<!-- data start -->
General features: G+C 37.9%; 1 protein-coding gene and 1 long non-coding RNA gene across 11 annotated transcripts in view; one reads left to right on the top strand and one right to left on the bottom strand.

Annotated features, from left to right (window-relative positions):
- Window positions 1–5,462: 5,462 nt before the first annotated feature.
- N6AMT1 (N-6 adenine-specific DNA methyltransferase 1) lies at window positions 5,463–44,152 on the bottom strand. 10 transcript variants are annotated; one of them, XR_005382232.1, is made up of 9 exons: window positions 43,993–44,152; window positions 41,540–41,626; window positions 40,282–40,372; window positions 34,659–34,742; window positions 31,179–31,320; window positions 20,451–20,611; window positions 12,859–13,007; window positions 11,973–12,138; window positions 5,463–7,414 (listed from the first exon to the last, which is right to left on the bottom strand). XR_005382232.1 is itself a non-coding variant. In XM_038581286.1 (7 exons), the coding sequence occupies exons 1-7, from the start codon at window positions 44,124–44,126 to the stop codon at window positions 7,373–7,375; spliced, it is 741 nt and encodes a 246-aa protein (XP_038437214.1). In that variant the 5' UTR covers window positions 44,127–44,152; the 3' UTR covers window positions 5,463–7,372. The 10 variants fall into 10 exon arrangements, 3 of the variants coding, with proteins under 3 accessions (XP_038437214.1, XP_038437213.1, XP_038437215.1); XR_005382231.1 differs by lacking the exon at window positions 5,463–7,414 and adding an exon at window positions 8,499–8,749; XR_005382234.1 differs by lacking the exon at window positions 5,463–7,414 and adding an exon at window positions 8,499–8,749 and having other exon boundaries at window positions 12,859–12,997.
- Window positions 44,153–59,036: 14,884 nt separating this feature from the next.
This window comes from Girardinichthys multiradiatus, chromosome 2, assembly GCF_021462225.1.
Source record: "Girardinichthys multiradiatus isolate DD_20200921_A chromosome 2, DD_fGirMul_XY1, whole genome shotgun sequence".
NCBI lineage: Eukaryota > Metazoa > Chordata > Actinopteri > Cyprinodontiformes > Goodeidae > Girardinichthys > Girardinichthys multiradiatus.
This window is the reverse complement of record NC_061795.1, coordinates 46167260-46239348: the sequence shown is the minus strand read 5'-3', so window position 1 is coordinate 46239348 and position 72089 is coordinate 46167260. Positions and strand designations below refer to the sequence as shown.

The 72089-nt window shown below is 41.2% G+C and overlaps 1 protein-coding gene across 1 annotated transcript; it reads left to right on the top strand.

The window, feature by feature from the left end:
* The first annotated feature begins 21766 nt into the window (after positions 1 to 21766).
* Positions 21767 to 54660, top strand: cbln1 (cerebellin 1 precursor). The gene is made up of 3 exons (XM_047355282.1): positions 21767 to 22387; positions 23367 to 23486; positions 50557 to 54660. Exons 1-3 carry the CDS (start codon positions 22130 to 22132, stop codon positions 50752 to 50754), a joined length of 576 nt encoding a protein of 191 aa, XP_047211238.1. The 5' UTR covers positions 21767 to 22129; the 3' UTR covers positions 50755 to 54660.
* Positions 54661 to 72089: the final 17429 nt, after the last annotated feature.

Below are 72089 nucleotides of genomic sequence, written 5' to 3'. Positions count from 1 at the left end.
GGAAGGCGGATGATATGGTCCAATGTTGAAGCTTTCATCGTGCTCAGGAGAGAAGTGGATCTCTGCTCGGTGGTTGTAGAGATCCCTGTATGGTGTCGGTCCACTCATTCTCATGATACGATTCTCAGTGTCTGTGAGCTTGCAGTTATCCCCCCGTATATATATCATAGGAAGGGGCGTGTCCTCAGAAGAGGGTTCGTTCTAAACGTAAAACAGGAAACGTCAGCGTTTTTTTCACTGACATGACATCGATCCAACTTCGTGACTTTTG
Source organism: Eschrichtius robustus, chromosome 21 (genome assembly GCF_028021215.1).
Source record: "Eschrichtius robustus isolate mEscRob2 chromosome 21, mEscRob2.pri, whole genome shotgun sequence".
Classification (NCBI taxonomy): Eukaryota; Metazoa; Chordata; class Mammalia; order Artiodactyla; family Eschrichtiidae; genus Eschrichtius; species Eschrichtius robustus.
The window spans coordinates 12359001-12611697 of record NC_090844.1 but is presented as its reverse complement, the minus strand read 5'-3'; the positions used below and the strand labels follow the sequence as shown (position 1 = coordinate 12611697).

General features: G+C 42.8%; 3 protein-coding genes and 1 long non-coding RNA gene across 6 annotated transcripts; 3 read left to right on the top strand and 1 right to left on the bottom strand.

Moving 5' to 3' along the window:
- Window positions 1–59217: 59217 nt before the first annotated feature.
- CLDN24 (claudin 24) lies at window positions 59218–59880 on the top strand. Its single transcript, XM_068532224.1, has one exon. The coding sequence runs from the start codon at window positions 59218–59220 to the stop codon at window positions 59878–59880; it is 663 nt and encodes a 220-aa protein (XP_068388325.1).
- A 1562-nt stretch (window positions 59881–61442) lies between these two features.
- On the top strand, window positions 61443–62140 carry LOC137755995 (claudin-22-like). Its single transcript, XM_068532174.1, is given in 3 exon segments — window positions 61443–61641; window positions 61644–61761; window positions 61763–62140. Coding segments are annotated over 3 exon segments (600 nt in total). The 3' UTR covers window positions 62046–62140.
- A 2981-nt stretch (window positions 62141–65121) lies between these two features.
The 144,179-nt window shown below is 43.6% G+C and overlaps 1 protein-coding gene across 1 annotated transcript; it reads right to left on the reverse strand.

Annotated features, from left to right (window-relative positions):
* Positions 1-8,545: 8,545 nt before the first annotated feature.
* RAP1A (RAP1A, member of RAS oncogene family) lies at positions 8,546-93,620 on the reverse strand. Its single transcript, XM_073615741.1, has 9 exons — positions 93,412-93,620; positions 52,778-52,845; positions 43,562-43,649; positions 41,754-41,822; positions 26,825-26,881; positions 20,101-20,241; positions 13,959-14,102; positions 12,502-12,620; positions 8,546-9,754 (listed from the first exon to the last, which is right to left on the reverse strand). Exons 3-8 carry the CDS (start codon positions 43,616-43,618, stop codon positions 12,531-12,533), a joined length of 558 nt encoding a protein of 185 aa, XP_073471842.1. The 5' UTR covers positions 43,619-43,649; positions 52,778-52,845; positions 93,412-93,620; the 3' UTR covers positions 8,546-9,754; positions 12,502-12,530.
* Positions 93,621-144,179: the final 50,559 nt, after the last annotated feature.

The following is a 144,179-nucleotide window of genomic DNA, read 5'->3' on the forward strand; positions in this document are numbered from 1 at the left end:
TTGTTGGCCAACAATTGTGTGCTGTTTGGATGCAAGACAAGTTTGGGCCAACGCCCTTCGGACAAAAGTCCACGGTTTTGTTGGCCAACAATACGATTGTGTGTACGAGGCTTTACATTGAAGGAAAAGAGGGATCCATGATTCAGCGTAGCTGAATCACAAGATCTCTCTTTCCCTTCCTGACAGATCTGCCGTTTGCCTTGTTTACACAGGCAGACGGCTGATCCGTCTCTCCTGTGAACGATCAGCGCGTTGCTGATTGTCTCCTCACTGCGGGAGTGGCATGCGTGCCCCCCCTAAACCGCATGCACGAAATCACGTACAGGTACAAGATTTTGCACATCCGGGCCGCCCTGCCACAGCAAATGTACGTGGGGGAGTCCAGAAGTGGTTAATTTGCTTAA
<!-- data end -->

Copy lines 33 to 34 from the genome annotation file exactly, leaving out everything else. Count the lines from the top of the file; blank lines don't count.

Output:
The following is a 144,179-nucleotide window of genomic DNA, read 5'->3' on the forward strand; positions in this document are numbered from 1 at the left end:
TTGTTGGCCAACAATTGTGTGCTGTTTGGATGCAAGACAAGTTTGGGCCAACGCCCTTCGGACAAAAGTCCACGGTTTTGTTGGCCAACAATACGATTGTGTGTACGAGGCTTTACATTGAAGGAAAAGAGGGATCCATGATTCAGCGTAGCTGAATCACAAGATCTCTCTTTCCCTTCCTGACAGATCTGCCGTTTGCCTTGTTTACACAGGCAGACGGCTGATCCGTCTCTCCTGTGAACGATCAGCGCGTTGCTGATTGTCTCCTCACTGCGGGAGTGGCATGCGTGCCCCCCCTAAACCGCATGCACGAAATCACGTACAGGTACAAGATTTTGCACATCCGGGCCGCCCTGCCACAGCAAATGTACGTGGGGGAGTCCAGAAGTGGTTAATTTGCTTAA